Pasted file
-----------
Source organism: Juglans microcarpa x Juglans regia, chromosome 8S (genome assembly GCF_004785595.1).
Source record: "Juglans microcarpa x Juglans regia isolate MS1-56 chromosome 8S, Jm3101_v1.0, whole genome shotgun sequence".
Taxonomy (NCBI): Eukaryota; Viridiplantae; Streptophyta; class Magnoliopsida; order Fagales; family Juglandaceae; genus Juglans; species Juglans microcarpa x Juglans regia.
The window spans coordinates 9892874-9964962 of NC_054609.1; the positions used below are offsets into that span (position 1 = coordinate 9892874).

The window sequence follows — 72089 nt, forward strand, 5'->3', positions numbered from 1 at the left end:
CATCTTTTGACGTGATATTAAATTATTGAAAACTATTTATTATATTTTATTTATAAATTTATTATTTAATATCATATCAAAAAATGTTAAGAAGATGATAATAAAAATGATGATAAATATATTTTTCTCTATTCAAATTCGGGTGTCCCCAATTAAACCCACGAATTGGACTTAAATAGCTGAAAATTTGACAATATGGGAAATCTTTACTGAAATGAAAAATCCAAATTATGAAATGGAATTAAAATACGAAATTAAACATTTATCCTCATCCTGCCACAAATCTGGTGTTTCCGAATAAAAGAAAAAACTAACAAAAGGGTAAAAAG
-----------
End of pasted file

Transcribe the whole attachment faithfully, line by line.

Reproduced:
Source organism: Juglans microcarpa x Juglans regia, chromosome 8S (genome assembly GCF_004785595.1).
Source record: "Juglans microcarpa x Juglans regia isolate MS1-56 chromosome 8S, Jm3101_v1.0, whole genome shotgun sequence".
Taxonomy (NCBI): Eukaryota; Viridiplantae; Streptophyta; class Magnoliopsida; order Fagales; family Juglandaceae; genus Juglans; species Juglans microcarpa x Juglans regia.
The window spans coordinates 9892874-9964962 of NC_054609.1; the positions used below are offsets into that span (position 1 = coordinate 9892874).

The window sequence follows — 72089 nt, forward strand, 5'->3', positions numbered from 1 at the left end:
CATCTTTTGACGTGATATTAAATTATTGAAAACTATTTATTATATTTTATTTATAAATTTATTATTTAATATCATATCAAAAAATGTTAAGAAGATGATAATAAAAATGATGATAAATATATTTTTCTCTATTCAAATTCGGGTGTCCCCAATTAAACCCACGAATTGGACTTAAATAGCTGAAAATTTGACAATATGGGAAATCTTTACTGAAATGAAAAATCCAAATTATGAAATGGAATTAAAATACGAAATTAAACATTTATCCTCATCCTGCCACAAATCTGGTGTTTCCGAATAAAAGAAAAAACTAACAAAAGGGTAAAAAG